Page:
The craftsmanship and attention to detail that went into the three-pointed star’s 1939 Grand Prix racer appeals to a designer who fervently believes in elegance and simplicity
I am full of admiration for the Mercedes W154. I believe in elegance and simplicity; a lot of people confuse complex with sophisticated. And if you look at the Mercedes, you’ll see there’s nothing to it. That’s the sort of grand prix car Hike; one where every single part fulfils two, if not three, functions rather than there being brackets on brackets. It’s very pure. While that period’s Auto Union has a lot going for it too, you can almost say it was fundamentally wrong: its proportions weren’t right. The ratios of engine weight to chassis weight, and torque to grip, and all those other things, were such that it was never going to be a nicely balanced and complete car. I think one thing you really need to do when designing a racing car is integrate the engine, the chassis and the gearbox correctly, because I don’t like crude cars with fabulously powerful engines, and I’m unimpressed with cars that have very sophisticated chassis, loads of grip and no power so they’re flat out all the way round. I admire a nice balance, and the Mercedes had a nicer balance than the Auto Union.
A good balance between power and grip wasn’t an option because they hadn’t yet invented proper tyres, though they had invented massively powerful engines. But having a car like the mid-engined Auto Union with the driver sitting on the front axle, a massive engine stuck out the back — such that, by the time the driver noticed he was oversteering, he was at 45 degrees — didn’t, for me, bring balance. Yes, having the engine at the back meant it was ahead of its time, of course. But then the Jensen Interceptor FF was more advanced than the Audi quattro. It had anti-lock brakes and four-wheel drive and the engineers said, ‘This is the future’, but unfortunately it was 20 years before customers said they wanted it. lam not saying the Auto Union wasn’t the right answer, but it certainly wasn’t developed into the right answer. Maybe it would have been in time.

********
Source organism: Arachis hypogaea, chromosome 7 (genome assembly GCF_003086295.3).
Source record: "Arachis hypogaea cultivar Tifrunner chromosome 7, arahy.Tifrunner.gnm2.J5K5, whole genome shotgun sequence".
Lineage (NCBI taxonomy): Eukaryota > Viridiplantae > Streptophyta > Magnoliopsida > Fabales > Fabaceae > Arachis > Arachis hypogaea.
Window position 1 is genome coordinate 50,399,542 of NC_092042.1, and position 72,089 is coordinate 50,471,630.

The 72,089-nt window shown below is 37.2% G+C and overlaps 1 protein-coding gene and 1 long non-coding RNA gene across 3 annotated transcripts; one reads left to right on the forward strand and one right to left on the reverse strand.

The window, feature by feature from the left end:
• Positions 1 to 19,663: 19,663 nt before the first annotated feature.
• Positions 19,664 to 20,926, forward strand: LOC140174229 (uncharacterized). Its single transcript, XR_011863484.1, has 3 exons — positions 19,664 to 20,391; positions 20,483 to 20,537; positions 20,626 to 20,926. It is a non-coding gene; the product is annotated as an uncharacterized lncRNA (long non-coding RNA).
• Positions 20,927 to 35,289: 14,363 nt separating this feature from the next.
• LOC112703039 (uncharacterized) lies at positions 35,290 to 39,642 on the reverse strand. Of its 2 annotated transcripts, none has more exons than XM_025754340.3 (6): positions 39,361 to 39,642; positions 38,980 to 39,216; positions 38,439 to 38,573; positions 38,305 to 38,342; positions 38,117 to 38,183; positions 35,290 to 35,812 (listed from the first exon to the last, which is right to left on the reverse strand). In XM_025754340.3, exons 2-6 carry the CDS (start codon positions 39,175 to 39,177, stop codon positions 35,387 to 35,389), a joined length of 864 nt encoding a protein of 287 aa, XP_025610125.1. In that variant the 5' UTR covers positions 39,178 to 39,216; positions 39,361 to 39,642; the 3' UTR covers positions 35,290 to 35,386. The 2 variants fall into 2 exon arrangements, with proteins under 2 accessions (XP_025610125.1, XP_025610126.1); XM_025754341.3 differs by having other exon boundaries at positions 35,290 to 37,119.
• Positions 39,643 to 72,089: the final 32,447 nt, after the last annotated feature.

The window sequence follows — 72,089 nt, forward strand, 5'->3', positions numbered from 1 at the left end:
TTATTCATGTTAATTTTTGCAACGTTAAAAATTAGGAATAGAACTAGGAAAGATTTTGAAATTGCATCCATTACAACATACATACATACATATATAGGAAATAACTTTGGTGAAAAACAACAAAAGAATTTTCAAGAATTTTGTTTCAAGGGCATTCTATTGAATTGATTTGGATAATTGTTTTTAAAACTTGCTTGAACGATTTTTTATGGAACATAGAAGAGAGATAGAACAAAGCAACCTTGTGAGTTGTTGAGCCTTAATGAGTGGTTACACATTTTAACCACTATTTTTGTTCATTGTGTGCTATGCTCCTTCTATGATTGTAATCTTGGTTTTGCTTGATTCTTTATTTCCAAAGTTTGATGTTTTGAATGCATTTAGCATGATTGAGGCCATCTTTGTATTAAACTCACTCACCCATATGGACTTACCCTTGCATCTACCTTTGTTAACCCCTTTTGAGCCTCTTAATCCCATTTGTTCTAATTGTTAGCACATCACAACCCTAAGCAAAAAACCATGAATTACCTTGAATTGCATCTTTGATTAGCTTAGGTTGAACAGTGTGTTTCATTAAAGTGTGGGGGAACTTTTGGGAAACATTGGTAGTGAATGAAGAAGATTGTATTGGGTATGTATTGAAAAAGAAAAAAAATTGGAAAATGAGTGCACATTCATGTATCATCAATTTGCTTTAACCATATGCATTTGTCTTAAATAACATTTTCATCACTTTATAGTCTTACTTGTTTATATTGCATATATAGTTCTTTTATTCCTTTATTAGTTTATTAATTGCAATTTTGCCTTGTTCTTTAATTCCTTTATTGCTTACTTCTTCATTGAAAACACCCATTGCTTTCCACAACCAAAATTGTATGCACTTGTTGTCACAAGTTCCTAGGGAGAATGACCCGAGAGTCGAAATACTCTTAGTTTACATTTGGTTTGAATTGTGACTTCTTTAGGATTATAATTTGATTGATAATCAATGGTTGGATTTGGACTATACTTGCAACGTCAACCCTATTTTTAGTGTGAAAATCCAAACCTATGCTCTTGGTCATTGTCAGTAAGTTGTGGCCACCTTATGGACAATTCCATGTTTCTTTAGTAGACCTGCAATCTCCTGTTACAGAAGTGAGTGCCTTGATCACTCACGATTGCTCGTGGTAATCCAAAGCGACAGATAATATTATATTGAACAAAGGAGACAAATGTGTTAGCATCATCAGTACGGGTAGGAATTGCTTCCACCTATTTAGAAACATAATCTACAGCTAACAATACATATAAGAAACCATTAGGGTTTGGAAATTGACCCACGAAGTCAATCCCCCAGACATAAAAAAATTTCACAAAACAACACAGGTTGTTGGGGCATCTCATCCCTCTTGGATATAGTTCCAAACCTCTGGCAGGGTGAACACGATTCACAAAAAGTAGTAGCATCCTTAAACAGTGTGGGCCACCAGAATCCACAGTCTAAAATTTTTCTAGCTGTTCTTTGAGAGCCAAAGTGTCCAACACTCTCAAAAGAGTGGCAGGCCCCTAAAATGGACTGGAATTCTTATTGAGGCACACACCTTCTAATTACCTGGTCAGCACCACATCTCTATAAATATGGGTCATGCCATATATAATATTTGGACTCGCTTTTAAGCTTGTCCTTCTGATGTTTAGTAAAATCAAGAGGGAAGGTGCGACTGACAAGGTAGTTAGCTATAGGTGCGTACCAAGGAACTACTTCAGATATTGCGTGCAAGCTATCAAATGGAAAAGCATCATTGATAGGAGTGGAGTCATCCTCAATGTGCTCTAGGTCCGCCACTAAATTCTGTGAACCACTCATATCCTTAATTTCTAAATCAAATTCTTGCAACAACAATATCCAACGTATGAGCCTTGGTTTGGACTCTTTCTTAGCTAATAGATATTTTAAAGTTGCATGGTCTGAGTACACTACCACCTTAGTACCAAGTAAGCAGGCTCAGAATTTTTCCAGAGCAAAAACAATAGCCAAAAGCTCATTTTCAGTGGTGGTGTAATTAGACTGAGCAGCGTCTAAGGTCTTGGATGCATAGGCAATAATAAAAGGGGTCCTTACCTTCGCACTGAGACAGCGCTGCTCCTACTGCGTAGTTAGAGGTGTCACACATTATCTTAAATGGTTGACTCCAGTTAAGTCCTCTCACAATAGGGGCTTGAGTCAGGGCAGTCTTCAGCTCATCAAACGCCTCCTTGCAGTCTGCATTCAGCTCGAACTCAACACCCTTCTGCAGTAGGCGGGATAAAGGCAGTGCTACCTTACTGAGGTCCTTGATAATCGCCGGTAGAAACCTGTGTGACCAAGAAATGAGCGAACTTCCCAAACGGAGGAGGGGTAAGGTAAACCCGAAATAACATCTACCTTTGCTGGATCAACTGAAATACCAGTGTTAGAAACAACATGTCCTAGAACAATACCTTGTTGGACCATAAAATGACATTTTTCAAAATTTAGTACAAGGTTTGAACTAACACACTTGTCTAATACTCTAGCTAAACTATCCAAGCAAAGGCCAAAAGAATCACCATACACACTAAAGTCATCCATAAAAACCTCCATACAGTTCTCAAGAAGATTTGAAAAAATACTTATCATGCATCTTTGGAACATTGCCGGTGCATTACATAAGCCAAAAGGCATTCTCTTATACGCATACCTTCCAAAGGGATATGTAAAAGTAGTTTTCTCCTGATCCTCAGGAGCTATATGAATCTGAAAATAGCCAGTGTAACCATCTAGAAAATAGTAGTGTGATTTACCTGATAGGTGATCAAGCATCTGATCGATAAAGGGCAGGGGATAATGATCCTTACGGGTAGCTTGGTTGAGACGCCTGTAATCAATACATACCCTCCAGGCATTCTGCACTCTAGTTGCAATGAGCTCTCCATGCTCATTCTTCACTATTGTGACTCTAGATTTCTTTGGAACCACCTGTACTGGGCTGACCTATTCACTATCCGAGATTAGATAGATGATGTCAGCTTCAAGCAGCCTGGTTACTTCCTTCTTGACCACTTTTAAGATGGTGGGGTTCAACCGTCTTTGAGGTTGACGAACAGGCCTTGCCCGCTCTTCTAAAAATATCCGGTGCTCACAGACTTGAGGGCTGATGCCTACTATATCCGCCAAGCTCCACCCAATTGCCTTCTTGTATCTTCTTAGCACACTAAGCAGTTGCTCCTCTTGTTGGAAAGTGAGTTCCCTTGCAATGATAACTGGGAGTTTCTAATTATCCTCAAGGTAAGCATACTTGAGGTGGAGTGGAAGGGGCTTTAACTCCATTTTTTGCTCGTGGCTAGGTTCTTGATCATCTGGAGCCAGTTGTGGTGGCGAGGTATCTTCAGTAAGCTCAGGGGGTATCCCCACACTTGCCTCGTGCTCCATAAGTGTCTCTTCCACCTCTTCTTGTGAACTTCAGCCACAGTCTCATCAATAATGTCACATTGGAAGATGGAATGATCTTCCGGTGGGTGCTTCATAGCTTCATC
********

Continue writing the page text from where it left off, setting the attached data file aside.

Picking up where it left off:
It’s difficult to compare those two cars because it’s an era before my time. And the thing I admired about the Mere wasn’t its concept, it was its execution. It was sophisticated, but it didn’t have a billion bits on it. You look at the 1950s W196 and it’s got variable inlet trumpets, and there’s bits of pipe and bits of tube and grodge all over the thing. You look at the W154 and it has an elegant tube frame, and you’d have serious trouble finding anything in there; it looks like there’s nothing surplus to requirements.
I was brought up to believe that an engineer is someone who could do for five bob what any fool could do for five quid. And I think the Merc W154 is a good example of that. Unfortunately in grand prix racing today, Formula One engineers are people who can do for 10 quid what any fool could do for five — because the money’s there. To machine a differential out of a solid material that is literally 0.1 per cent better than an average steel one and costs 50 times more doesn’t matter anymore, because it is 0.1 per cent better and there is 50 times more money. From my perspective, I have always considered that to be bad engineering. Patrick Head is the best designer of the lot in my opinion because he’s just got this knack for finding a simple way of solving engineering detail design problems. He works so hard at it and succeeds brilliantly.
I haven’t had the opportunity to test any of my designs as Rudolf Uhlenhaut did with the W154. I haven’t considered myself to be much of a driver since sitting beside people who really are. Carlos Reutemann was the most impressive driver I ever sat alongside. I’d see him doing something with ease in the wet, that I’d never have tried because I didn’t think it was possible even in the dry. Tony Rudd, my old boss at Lotus, tested BRMs though I don’t know how close he got to a competitive lap time. I think in those days a very large amount of the testing and development of a car was getting the engine running right — carburation, ignition timing and so on. I think probably the designer of the car would be much better than a professional driver at sorting out that type of thing. So while I as an engineer wouldn’t consider myself a good enough driver to sort out the handling of the car — and I’m slightly suspicious whether Uhlenhaut ever could have either — I think it would have been the case that, in the absence of all the transient dynos and other clever kit we have these days, there would be no one better than the engine designer to do that by driving it. I guess that would have been a very big benefit in Rudi Uhlenhaut’s era. When I look at old racing cars, I find it’s easy to say that they could have done this better, or that better, but maybe they couldn’t at that time. Maybe that knowledge just wasn’t available. I look at the aerodynamics from the 70s and think, ‘If only we had known how sensitive the car is to the front wing endplate, we’d never have put that on it.’ But we didn’t. So I can’t look at the W154 and think they could have done that better, for maybe that was state of the art at that time. I’m not really knowledgeable enough on that period of racing to know what was technologically state of the art at the time, but I believe the Mercedes was at the cutting edge.
For me, the W154 is just a classic car, with a stonking engine which sounds lovely.
Frank Dernie was talking to David Malsher